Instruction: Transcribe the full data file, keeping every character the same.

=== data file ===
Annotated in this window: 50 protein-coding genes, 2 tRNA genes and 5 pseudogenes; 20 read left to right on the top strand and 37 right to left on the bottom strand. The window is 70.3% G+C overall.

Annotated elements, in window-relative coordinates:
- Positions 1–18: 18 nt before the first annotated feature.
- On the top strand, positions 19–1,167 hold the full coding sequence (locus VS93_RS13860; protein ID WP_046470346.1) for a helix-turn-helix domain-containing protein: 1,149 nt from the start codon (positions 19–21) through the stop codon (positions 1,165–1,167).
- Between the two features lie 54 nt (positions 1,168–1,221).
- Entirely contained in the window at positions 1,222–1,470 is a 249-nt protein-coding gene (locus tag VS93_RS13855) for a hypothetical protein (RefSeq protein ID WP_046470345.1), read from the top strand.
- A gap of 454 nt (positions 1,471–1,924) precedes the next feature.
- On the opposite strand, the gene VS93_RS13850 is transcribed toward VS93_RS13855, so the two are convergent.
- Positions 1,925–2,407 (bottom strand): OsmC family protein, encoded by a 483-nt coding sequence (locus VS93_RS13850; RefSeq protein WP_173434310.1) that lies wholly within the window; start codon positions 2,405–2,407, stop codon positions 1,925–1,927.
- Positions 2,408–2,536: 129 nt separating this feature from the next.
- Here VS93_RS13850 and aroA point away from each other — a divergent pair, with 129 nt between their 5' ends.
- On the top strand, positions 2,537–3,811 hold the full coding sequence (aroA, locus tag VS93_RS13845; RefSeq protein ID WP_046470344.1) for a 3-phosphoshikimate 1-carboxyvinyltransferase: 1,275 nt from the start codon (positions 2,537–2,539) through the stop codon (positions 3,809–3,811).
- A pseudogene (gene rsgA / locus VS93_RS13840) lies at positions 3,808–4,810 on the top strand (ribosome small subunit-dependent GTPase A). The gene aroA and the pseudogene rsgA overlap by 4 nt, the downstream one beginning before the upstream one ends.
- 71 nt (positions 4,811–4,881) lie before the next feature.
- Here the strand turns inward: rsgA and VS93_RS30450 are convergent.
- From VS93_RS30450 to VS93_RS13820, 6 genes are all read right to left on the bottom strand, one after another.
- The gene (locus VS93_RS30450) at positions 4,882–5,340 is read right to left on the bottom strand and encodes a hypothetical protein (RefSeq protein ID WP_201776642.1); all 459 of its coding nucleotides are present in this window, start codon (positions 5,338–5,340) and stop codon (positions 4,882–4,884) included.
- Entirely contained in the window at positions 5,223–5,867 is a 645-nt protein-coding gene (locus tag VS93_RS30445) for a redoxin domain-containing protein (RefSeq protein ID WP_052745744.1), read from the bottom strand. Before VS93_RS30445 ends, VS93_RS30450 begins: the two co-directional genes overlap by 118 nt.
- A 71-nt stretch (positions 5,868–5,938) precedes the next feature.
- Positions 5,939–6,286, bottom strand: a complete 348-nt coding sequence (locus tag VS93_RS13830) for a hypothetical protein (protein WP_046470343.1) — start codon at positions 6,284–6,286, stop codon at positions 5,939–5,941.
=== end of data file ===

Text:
Annotated in this window: 50 protein-coding genes, 2 tRNA genes and 5 pseudogenes; 20 read left to right on the top strand and 37 right to left on the bottom strand. The window is 70.3% G+C overall.

Annotated elements, in window-relative coordinates:
- Positions 1–18: 18 nt before the first annotated feature.
- On the top strand, positions 19–1,167 hold the full coding sequence (locus VS93_RS13860; protein ID WP_046470346.1) for a helix-turn-helix domain-containing protein: 1,149 nt from the start codon (positions 19–21) through the stop codon (positions 1,165–1,167).
- Between the two features lie 54 nt (positions 1,168–1,221).
- Entirely contained in the window at positions 1,222–1,470 is a 249-nt protein-coding gene (locus tag VS93_RS13855) for a hypothetical protein (RefSeq protein ID WP_046470345.1), read from the top strand.
- A gap of 454 nt (positions 1,471–1,924) precedes the next feature.
- On the opposite strand, the gene VS93_RS13850 is transcribed toward VS93_RS13855, so the two are convergent.
- Positions 1,925–2,407 (bottom strand): OsmC family protein, encoded by a 483-nt coding sequence (locus VS93_RS13850; RefSeq protein WP_173434310.1) that lies wholly within the window; start codon positions 2,405–2,407, stop codon positions 1,925–1,927.
- Positions 2,408–2,536: 129 nt separating this feature from the next.
- Here VS93_RS13850 and aroA point away from each other — a divergent pair, with 129 nt between their 5' ends.
- On the top strand, positions 2,537–3,811 hold the full coding sequence (aroA, locus tag VS93_RS13845; RefSeq protein ID WP_046470344.1) for a 3-phosphoshikimate 1-carboxyvinyltransferase: 1,275 nt from the start codon (positions 2,537–2,539) through the stop codon (positions 3,809–3,811).
- A pseudogene (gene rsgA / locus VS93_RS13840) lies at positions 3,808–4,810 on the top strand (ribosome small subunit-dependent GTPase A). The gene aroA and the pseudogene rsgA overlap by 4 nt, the downstream one beginning before the upstream one ends.
- 71 nt (positions 4,811–4,881) lie before the next feature.
- Here the strand turns inward: rsgA and VS93_RS30450 are convergent.
- From VS93_RS30450 to VS93_RS13820, 6 genes are all read right to left on the bottom strand, one after another.
- The gene (locus VS93_RS30450) at positions 4,882–5,340 is read right to left on the bottom strand and encodes a hypothetical protein (RefSeq protein ID WP_201776642.1); all 459 of its coding nucleotides are present in this window, start codon (positions 5,338–5,340) and stop codon (positions 4,882–4,884) included.
- Entirely contained in the window at positions 5,223–5,867 is a 645-nt protein-coding gene (locus tag VS93_RS30445) for a redoxin domain-containing protein (RefSeq protein ID WP_052745744.1), read from the bottom strand. Before VS93_RS30445 ends, VS93_RS30450 begins: the two co-directional genes overlap by 118 nt.
- A 71-nt stretch (positions 5,868–5,938) precedes the next feature.
- Positions 5,939–6,286, bottom strand: a complete 348-nt coding sequence (locus tag VS93_RS13830) for a hypothetical protein (protein WP_046470343.1) — start codon at positions 6,284–6,286, stop codon at positions 5,939–5,941.